As the year draws to a close, it’s time to remember some of the titans and real estate icons who won’t be with us next time around.
This annual in memoriam is organized by date of death and includes links to obituaries published in The real deal.
David Barclay, juggernaut of the British hotel industry, died on January 13 from a short illness. He was 86 years old. Barclay and his twin, Frederick Barclay, own The Telegraph, The Ritz Hotel, and other real estate investments. Both started in the 1960s by converting old guesthouses into hotels and have gone on to dominate the industry.
Gene Martinez, sales manager and first recruit of Compass, died suddenly on January 19 of a stroke at age 60. Talent.
Ben Lambert, who brought Wall Street to real estate, died Jan. 30 at age 82. The founder of Eastdil had a fight with the unruly negotiating son-in-law who was commercial real estate before the 1970s. The art student turned fabric salesman turned investment banker is just one example. the many horizons from which new real estate owners have come.
Steven Goodstein, a developer largely responsible for building Battery Park City in the 1980s, died on February 13 of pneumonia in his South Florida home at the age of 81. Goodstein’s parents immigrated to the city from Poland and started a construction business that grew into a dynastic presence. in real estate in New York. Among the most notable developments during his tenure is the Fifth Avenue Tower near Bryant Park.
Arne Sorenson, CEO of Marriott International, died on February 15 of pancreatic cancer. He was 62 years old. Marriott executive chairman JW Marriott Jr. described Sorenson as “an exceptional executive, but more than that, he was an exceptional human being.” He was responsible for expanding the hotel chain, including its $ 13 million acquisition of Starwood Hotels and Resorts.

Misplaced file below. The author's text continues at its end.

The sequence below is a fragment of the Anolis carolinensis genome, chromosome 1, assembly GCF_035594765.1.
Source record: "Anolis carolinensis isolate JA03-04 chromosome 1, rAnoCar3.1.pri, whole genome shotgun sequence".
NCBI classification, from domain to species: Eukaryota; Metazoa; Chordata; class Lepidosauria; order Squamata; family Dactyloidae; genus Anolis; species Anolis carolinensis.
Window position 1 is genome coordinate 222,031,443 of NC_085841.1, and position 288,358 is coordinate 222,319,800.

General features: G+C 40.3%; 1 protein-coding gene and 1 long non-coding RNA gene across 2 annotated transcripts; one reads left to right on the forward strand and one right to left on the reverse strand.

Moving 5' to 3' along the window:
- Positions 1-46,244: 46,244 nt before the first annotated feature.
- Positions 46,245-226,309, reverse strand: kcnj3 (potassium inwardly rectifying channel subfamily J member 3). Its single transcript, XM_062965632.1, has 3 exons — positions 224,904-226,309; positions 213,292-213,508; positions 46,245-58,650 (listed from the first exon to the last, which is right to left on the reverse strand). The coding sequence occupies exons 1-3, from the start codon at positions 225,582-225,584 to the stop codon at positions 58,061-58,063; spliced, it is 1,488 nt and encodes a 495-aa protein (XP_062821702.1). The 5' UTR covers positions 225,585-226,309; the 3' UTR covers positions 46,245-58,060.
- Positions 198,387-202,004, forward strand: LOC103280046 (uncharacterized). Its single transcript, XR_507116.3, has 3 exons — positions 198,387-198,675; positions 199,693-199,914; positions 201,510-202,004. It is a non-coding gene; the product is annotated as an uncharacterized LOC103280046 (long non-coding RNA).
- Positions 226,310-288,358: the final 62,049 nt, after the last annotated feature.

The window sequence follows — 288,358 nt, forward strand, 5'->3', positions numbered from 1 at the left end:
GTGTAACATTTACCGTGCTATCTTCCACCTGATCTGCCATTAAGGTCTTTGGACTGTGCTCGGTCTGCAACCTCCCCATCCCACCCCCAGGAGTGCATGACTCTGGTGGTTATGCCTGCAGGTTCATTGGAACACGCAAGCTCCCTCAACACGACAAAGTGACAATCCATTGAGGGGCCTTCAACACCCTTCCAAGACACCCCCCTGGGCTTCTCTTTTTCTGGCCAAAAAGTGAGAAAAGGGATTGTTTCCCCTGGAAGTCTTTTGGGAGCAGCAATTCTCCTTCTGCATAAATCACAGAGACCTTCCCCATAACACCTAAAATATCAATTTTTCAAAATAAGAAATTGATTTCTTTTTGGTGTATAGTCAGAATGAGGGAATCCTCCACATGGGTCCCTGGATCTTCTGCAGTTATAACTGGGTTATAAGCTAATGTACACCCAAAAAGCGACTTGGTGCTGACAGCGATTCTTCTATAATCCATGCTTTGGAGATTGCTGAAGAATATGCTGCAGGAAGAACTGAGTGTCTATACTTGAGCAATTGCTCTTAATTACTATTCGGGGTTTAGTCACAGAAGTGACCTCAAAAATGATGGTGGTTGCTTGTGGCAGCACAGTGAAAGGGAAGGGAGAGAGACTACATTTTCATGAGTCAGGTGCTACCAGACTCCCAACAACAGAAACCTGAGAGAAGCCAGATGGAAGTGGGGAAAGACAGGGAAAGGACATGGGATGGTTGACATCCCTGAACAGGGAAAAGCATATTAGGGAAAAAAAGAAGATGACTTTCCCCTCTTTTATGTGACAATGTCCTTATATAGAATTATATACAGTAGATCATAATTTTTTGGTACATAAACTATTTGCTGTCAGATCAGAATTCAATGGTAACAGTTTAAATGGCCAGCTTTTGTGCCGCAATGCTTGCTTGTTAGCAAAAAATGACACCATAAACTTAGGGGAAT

Eugene H. Webbs, an industry leader who led the redevelopment of Harlem, died on April 7. He was 102 years old. In 1968, Webbs co-founded Webb & Brooker, the brokerage house that would become one of the upscale neighborhoods. Among the most important projects of the company was Renaissance Plaza. Debs also helped found Carver Federal Savings Bank, which remains one of the largest black-owned banks in the country.
Bill Lee, founder of commercial real estate giant Lee & Associates, died on April 5 at age 78 after a long battle with cancer. Lee founded his eponymous company, known for its unique profit-sharing model, in the late 1970s and made it the national company it is today.
Eli Broad, the billionaire developer, philanthropist and founder of KB Home, died on April 30 at the age of 87. Broad started the Detroit-focused homebuilding business that would become KB Home in the 1950s. The New York native went on to forge some of Southern California’s most famous developments, including the Walt Disney Concert Hall. Los Angeles Mayor Eric Garcetti called Broad “the most influential private citizen of his generation”. Throughout his life, the developer has donated nearly a third of his $ 7 billion fortune to various causes.
Sol Arker, director of Arker Companies, died of cancer on May 17 at the age of 73. Vicki Been, Deputy Mayor of Housing and Economic Development for New York City, called Arker a “visionary leader and tireless advocate for affordable housing.” Arker founded his business with his father, Holocaust survivor Aron Arker, in 1949. The business now has more than 10,000 affordable units across the city.
Sylvia Deutsche, the first woman to head the New York City Planning Commission, died June 21 in Monroe Township, New Jersey. She was 96 years old. Deutsche played a pivotal role in reinventing Times Square as the world knows it today.
Ronald Goerler Sr., founder of Jamesport Vineyards and Crest / Good Manufacturing Company plumbing supplier, died on August 30 at the age of 95. Of the dozens of wineries along North Fork on Long Island, Jamesport Vineyards was the fifth.
Gene “Taxi King” Friedman, the Russian-born entrepreneur who became New York City’s most prolific taxi medallion holder before a dramatic fall, died of a heart attack on October 24. He was 50 years old. Freidman used part of his taxi fortune to build a large real estate portfolio.
Alexander Garvin, city planner and key figure in the reconstruction of Ground Zero, died on December 17. He was 80 years old. The Yale professor was a native New Yorker who was also responsible for the Atlanta belt line and the cultural changes it ushered in.
Richard Rogers, the visionary architect whose work shaped the cityscapes of Paris and London, died on December 18. He was 88 years old. His work has been described as a “unique interpretation of the modern movement’s fascination with the building as a machine”.
Donald Elliott, who chaired the Planning Commission from 1966 to 1973, died on December 23 at the age of 89. His legacy as a town planner includes the division of the city into community quarters to locate and promote civic engagement. Elliott has been described as “a realist who believed in the need to make the city more livable”.